Indeed, in “Before Sunrise,” Jesse and Celine meet on a train and decide to get off in Vienna, where they spend the night walking the city, getting to know each other and understanding that they will separate when Celine's train arrives in the morning. It's ridiculously romantic. And “Before Sunset” is even more so: The pair meet nine years later in Paris. Jesse is a successful author, and Celine shows up at a book reading. They get reacquainted in the 80 minutes before Jesse must be at the airport and fly back to the United States. In both movies, Jesse and Celine are trying to beat the clock, to get everything said before their time's up.
“Before Midnight” is different. They're a couple now. They have kids. That clock on the wall seems different.
Linklater and I rounded a corner and entered a mostly deserted study lounge. A door slapped open nearby, and a pair of back-packed students stomped in, shaking themselves free of the rain. A splatter flew as we passed, and Linklater winced and smiled. “This place,” he said, “it makes me feel like, ‘Wow, I'm a student still,' then we pass a few students, and I feel like, ‘Wow, no, I am old now. And so much time has passed.'”
Linklater, who is 52 and was in Champaign as part of Roger Ebert's film festival, is a pleasant paradox: a middle-aged filmmaker with shaggy, flyaway '70s hair who could pass for a graduate student, a revered clock-conscious director whose temper is so happenstance that, when he speaks in his mellow Texas drawl, images of Owen Wilson float up.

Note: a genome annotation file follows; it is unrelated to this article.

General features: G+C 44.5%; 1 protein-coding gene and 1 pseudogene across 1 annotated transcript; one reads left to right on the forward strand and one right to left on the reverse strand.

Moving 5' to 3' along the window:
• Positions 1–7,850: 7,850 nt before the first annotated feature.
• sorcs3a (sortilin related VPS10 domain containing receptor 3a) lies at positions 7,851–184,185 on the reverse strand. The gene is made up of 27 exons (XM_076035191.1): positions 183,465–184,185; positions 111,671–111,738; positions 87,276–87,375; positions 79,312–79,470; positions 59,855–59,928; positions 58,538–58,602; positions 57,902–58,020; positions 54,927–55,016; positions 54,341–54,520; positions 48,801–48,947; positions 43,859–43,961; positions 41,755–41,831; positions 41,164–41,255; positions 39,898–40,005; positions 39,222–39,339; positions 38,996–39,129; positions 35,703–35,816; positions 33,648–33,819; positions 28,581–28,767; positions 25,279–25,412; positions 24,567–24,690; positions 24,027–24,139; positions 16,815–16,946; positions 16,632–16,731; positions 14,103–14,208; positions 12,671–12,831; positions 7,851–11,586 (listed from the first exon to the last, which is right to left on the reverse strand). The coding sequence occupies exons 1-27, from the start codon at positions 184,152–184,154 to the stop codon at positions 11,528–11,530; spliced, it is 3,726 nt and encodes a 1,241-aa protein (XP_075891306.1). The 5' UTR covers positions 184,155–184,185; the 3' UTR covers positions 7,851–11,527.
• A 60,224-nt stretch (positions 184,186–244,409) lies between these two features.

Hawke told me: “For every movie we made together, there are two that didn't work for whatever reason. We have been in pitch meetings, trying to get people to invest money in scripts, and Rick announces he's honestly not sure if this film will work, that he doesn't even know if making this film is fiscally responsible! He's, like, the opposite of the image of the director as hustler.” Go figure.
With the “Before” movies in particular, Linklater's been working in a patience-requiring tradition that stretches from Francois Truffaut's Antoine Doinel series (which followed the life of a Parisian, played by the same actor across decades) to the recent finale of NBC's “The Office,” which ended on the lines: “There's a lot of beauty in ordinary things. Isn't that kind of the point?”
He has become a master of the cinematic metronome, so keenly attuned that, as I sat through the “Before” films again, it was hard not to be reminded of personal hopes, failures, lost opportunities and the value of what remains, how I am about the same age as Hawke and Delpy, and the development of their characters roughly traces my own, in real time. You recognize the symmetry that occurs, how the series begins with Jesse and Celine witnessing an argument and ends with an epic, already much-buzzed-about argument between Jesse and Celine themselves.
Even Hawke's character, who is 41 in “Midnight,” recalls how at 18 he wrote a letter to his 40-year-old self reminding himself not to fall into the very traps he fell into. Which Hawke actually did: “It was nonsense. You see so many adults lose their idealism, and at 18 you snicker and wonder where it went. I didn't want to be one of those people, so I wrote a letter. Which probably explains a lot about why Rick and I are close.”